WASHINGTON, Jan. 20, 2012 /PRNewswire-USNewswire/ -- LIUNA – the Laborers' International Union of North America – said today it has left the BlueGreen Alliance in response to job-killing attacks on the Keystone XL pipeline by some of the alliance's labor and environmentalist members.
"AFL-CIO President Richard Trumka recently said there was a divide in the labor movement over this project," LIUNA General President Terry O'Sullivan said. "That is an understatement. That divide is as deep and wide as the Grand Canyon. We're repulsed by some of our supposed brothers and sisters lining up with job killers like the Sierra Club and the Natural Resources Defense Council to destroy the lives of working men and women."
O'Sullivan said Keystone is only the beginning of what will likely be a protracted struggle over major projects to build and strengthen America's energy infrastructure. "LIUNA plans to unite with the support of the strong and proud unions of the AFL-CIO Building and Construction Trades Department to fight for good jobs that build America and strengthen our energy resources," he said. "We will not stand idly by, nor will the Building Trades."
In addition to expansion of solar, wind and geothermal power, LIUNA favors expansion of other energy resources, such as clean coal, natural gas and nuclear power.
"We believe in protecting the planet, but we must also care about the people on it," O'Sullivan said. "We believe green jobs must put green in workers' pockets."
The Keystone XL pipeline would have created thousands of family-supporting construction jobs. Among those opposing it were environmental groups and some unions, whose members had no jobs to gain or lose on the project. Pipeline opponents acknowledged their real issue was with oil sands development in Canada, which will continue regardless of whether the pipeline is built.
"Their real target wasn't the pipeline, but the oil sands. They missed that target – the oil sands will be developed whether Keystone XL is built or not – but hit tens of thousands of working men and women," O'Sullivan said. "It is impossible for LIUNA to stand side-by-side with these groups. Construction workers are struggling with 16 percent unemployment and 1.3 million of them are jobless. The Keystone XL was not just a pipeline to them, it was a lifeline."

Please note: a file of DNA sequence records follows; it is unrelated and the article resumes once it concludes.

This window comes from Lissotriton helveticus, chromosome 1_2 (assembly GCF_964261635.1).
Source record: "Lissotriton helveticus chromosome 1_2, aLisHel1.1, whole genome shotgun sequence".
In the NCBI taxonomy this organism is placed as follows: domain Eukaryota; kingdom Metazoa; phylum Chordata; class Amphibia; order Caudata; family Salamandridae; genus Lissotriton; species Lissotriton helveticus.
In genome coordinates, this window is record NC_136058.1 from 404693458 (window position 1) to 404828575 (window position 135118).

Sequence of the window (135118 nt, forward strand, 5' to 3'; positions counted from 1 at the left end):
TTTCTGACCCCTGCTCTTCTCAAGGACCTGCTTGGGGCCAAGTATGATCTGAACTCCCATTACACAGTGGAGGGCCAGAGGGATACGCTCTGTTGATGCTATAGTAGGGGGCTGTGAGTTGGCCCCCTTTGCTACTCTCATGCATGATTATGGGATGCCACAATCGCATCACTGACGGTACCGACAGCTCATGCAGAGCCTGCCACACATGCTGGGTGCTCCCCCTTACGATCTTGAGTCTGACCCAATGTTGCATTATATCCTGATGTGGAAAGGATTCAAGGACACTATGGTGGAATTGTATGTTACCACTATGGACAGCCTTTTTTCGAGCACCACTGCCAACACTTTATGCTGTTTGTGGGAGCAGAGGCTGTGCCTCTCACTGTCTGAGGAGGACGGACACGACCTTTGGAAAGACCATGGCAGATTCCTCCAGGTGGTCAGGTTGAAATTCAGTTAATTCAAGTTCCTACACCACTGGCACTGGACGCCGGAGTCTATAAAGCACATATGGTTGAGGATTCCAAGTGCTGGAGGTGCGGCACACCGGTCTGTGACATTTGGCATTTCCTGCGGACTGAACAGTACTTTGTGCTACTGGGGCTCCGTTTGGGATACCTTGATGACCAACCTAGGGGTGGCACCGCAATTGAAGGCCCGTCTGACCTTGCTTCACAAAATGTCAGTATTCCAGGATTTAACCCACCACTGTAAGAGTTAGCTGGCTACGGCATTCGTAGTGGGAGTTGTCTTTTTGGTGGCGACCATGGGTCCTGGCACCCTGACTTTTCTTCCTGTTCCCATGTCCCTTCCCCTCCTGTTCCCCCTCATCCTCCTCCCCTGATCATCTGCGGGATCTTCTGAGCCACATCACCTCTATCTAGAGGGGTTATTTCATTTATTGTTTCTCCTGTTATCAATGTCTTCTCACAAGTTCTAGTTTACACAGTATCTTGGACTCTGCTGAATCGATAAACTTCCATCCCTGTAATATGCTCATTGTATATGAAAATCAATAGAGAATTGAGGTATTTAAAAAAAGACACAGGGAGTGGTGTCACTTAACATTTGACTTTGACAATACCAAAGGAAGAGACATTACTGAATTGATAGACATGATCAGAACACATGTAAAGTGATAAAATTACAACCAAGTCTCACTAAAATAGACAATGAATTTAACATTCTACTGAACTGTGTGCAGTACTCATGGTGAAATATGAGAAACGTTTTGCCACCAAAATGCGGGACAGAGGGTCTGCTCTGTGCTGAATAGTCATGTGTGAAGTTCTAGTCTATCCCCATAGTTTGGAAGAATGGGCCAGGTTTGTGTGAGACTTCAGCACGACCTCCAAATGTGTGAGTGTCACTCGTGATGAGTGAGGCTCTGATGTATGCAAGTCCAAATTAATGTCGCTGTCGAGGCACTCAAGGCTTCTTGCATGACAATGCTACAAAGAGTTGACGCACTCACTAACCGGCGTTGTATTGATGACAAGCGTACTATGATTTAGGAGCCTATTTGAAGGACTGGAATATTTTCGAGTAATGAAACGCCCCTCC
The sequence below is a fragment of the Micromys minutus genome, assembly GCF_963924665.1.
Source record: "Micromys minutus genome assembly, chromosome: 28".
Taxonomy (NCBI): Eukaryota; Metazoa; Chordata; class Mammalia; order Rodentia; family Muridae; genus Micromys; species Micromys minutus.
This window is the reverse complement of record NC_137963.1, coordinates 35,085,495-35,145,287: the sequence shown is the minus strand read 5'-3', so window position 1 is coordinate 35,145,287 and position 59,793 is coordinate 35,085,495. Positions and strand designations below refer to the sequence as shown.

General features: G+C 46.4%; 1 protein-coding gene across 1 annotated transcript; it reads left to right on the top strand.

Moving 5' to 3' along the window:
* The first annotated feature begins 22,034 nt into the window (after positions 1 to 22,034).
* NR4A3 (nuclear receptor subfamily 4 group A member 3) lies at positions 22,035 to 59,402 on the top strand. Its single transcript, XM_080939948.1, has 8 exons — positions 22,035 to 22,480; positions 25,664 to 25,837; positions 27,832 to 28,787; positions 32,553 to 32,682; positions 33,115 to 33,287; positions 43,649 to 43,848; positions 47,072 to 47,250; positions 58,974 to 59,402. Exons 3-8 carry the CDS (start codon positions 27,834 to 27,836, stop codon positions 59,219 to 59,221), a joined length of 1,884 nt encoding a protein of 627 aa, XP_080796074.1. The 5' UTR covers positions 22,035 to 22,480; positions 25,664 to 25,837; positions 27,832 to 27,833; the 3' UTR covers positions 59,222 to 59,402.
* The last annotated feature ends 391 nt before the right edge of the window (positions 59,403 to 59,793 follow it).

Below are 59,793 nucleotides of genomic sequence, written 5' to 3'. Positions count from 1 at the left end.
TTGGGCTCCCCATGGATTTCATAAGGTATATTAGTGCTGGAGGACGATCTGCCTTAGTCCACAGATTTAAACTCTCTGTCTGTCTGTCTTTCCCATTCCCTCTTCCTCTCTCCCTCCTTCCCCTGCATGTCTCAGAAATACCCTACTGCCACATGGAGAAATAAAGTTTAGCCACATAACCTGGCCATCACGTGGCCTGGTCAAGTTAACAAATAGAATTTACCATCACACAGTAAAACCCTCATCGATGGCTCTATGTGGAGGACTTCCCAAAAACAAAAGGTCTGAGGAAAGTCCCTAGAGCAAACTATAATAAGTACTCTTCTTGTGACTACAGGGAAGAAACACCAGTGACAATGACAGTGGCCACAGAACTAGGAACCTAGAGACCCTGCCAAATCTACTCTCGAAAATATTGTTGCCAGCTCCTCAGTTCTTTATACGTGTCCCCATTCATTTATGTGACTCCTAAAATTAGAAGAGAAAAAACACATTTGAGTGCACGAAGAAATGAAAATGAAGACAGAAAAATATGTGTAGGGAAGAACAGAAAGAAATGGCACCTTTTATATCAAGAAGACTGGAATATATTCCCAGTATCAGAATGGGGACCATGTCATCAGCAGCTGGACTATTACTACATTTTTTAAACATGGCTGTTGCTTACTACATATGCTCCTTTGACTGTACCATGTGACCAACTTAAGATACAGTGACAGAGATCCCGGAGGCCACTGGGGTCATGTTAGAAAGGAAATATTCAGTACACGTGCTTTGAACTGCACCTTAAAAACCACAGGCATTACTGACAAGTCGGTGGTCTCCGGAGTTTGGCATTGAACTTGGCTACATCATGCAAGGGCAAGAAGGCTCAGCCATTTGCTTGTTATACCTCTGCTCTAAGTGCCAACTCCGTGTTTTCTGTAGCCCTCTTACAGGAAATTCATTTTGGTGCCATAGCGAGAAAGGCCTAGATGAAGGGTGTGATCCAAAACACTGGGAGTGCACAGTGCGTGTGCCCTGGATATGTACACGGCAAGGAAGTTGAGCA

O'Sullivan stressed LIUNA's concerns were not with the leadership or staff of the BlueGreen Alliance. "Executive Director Dave Foster and his team have done historic and groundbreaking work to highlight the need for good green jobs under trying circumstances," he said.
LIUNA members have long done the work of environmental remediation, making buildings and communities safe from hazardous waste, lead and asbestos contamination. The union has led the development of training programs for workers in emerging job sectors such as building weatherization and retrofitting and has joined with allies across the country to fight for investment to make the projects possible.
And the union has been on the forefront of calling for cap and trade legislation with curbs on carbon emissions exceeding those backed by other unions and the Obama Administration.
"The fight for comprehensive climate change legislation to curb global warming is challenging and won't be won easily, but is the best, if not only way, to create and protect jobs while protecting the planet," O'Sullivan said. "Sadly, instead of facing that challenge, the environmental movement and some unions have abandoned this mission and instead chosen to become job killers instead of job creators."
The half-million members of LIUNA – the Laborers' International Union of North America – are on the forefront of the construction industry, a powerhouse of workers who are proud to build America.
SOURCE Laborers' International Union of North America